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La Carolina

Jaén

Audioguide of La Carolina

What to see in La Carolina

There are many topics about Andalusia, and one of them refers the women with hair and eyes darker than the night. But, it turns out that in these lands in the past there were also people with pale skin and green eyes or blue, and all this has a lot to do with the population of La Carolina in Jaén.

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There are many topics about Andalusia, and one of them refers the women with hair and eyes darker than the night. But, it turns out that in these lands in the past there were also people with pale skin and green eyes or blue, and all this has a lot to do with the population of La Carolina in Jaén.

It was the second half of the eighteenth century; rationalism was breaking through and wanted a more luminous and less chaotic world. For an enlightened monarch like Carlos III, the bandits, who were overflowing the Sierra Morena and were plundering right, left and centre, were a terribly annoying problem and an unacceptable matter. There was still a long way to go before Romanticism painted and idealised images of those muggers with trigger-happy blunderbusses, so at the time they were nothing more than a nuisance that stopped the region from prospering.

The king and his trusted men took the bull by the horns and made a plan: they had to repopulate the vast empty areas of the region, and they had to do it well, with order and discipline, so that the territory ceased to be a great refuge for road bandits.

But there wasn't a lot of people in Spain, so they managed to attract a lot of colonists from Central Europe willing to cultivate the lands, raise cattle and take care of the hard work of the countryside under the Andalusian sun. This way, several villages were founded, and La Carolina became the most important of all.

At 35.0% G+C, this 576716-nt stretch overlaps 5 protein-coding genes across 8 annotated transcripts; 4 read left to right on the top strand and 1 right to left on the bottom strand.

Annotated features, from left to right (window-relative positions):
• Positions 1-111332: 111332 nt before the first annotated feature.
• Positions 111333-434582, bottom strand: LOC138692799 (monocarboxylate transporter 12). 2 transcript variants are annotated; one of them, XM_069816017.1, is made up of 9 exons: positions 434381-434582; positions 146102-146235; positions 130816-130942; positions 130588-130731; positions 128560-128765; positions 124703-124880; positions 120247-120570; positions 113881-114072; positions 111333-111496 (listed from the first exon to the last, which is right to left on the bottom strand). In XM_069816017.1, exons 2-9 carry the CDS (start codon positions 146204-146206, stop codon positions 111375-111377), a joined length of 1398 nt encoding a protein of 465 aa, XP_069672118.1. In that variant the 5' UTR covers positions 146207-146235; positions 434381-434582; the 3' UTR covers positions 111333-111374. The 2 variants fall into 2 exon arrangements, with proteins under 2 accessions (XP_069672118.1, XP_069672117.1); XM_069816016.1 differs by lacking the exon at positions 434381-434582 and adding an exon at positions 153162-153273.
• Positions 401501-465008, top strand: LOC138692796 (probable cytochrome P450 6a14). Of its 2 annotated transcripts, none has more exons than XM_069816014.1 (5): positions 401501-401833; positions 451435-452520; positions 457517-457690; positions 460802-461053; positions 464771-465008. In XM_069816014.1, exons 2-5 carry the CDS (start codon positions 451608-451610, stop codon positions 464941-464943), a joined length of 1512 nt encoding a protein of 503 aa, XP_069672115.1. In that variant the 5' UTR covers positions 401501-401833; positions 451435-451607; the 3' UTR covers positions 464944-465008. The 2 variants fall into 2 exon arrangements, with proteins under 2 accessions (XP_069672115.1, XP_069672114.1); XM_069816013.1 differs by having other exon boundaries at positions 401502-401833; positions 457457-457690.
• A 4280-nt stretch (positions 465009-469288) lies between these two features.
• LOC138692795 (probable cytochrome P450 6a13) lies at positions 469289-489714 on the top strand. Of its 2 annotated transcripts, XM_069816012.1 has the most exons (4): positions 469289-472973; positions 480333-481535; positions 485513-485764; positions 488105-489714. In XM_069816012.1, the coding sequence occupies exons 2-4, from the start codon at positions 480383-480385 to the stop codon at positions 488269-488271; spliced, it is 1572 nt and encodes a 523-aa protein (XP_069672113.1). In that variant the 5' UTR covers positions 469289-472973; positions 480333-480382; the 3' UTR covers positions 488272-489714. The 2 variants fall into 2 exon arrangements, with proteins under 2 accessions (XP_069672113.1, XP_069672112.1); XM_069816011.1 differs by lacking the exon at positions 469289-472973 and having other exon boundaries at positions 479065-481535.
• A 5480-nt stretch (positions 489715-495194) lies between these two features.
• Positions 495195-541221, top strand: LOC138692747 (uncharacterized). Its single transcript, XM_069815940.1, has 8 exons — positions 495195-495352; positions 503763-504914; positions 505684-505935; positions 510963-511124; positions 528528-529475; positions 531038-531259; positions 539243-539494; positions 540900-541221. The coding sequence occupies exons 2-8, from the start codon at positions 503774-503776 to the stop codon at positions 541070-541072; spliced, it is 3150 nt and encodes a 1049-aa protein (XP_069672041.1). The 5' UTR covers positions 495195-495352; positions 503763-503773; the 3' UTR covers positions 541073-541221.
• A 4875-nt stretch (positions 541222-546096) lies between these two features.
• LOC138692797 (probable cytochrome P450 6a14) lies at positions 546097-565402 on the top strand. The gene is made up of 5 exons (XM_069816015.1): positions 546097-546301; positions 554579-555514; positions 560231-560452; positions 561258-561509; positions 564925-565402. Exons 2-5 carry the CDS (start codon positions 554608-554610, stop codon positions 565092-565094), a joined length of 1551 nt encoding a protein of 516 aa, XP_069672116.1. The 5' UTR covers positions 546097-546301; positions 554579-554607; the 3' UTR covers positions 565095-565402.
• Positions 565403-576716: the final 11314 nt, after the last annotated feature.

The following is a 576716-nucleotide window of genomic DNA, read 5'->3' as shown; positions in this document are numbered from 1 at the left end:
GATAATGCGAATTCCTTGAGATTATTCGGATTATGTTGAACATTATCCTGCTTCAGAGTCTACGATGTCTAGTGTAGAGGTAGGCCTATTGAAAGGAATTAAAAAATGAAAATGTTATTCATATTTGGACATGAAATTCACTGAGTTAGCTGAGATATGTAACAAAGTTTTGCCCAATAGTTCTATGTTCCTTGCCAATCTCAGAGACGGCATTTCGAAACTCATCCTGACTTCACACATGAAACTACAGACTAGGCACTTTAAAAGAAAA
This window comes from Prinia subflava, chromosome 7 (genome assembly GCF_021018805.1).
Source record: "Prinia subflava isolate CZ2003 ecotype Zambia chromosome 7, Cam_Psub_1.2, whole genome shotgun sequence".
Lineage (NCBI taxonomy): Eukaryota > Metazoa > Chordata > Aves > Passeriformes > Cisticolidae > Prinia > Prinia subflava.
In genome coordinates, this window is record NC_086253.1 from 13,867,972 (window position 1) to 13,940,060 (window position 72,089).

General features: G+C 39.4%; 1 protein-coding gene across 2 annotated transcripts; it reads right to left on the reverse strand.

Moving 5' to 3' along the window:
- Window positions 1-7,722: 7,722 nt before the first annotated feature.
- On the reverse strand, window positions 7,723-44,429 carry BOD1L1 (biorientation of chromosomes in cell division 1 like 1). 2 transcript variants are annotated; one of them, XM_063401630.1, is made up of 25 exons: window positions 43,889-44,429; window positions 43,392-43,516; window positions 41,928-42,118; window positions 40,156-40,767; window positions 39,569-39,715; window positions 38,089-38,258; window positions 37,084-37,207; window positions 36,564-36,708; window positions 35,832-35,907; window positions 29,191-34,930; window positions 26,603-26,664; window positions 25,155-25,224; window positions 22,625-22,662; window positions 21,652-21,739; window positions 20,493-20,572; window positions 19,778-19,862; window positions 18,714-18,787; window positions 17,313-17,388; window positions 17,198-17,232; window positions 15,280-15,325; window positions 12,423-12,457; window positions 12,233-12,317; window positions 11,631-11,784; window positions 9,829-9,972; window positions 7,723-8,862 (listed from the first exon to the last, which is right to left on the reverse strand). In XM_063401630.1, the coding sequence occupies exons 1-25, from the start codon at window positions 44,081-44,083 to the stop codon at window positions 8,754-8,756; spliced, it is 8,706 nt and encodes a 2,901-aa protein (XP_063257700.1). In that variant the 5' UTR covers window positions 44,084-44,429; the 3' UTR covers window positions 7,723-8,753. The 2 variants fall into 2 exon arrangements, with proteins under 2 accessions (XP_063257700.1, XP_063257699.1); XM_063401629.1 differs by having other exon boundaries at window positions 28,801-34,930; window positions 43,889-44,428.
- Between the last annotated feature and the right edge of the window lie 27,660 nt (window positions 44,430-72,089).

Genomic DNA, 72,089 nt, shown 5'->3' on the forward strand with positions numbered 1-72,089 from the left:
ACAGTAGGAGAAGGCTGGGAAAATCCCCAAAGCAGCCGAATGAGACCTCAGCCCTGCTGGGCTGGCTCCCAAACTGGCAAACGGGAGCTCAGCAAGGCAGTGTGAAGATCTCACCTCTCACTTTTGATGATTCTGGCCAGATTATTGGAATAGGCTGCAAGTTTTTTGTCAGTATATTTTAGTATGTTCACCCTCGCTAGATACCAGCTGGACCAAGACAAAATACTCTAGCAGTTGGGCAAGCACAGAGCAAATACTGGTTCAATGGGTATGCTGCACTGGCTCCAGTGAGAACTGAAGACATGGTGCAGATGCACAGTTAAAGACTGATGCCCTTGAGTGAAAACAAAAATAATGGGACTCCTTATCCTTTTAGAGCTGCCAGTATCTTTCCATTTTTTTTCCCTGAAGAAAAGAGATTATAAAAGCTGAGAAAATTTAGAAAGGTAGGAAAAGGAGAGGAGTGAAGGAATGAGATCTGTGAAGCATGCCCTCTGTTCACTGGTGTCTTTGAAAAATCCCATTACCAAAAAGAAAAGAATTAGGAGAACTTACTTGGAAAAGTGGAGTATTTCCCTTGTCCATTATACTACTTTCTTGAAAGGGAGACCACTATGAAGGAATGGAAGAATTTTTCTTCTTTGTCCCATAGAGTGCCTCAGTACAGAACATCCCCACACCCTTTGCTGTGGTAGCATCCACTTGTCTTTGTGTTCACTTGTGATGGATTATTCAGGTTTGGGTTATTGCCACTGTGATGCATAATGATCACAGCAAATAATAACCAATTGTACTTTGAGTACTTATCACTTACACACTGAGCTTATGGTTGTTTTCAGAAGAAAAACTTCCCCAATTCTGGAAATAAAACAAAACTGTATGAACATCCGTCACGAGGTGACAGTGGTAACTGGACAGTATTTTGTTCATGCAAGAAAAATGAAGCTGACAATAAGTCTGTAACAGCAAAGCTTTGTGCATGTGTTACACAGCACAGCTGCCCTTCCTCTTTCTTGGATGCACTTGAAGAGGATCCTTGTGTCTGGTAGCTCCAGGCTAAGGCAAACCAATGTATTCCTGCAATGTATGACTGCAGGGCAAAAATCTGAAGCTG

Its name pays tribute to the enlightened sovereign who promoted the project, Carlos III, and taking a simple look at its streets makes it very clear what kind of era and mentality gave birth to a village like this. Its straight and logical layout, like a chessboard, opposite to the labyrinthine designs of Arab origin, fitted well with the ideas of His Majesty and those of so many others who believed that the world needed a new face.

Over time, the colonists took root. The severe working conditions claimed many lives, but things stabilised and all those colonies ended up becoming towns like the others, although with the trace of the recent past very visible in the aspect of its inhabitants.

So now you know: if you find someone around here looking like as if they were waiting for a train to Stockholm, do not trust appearances. They might be more Andalusian than the Giralda of Seville.


La Carolina

Plaza Ayuntamiento, 1 (Ayuntamiento)
23200 La Carolina
(+34) 953 66 00 34

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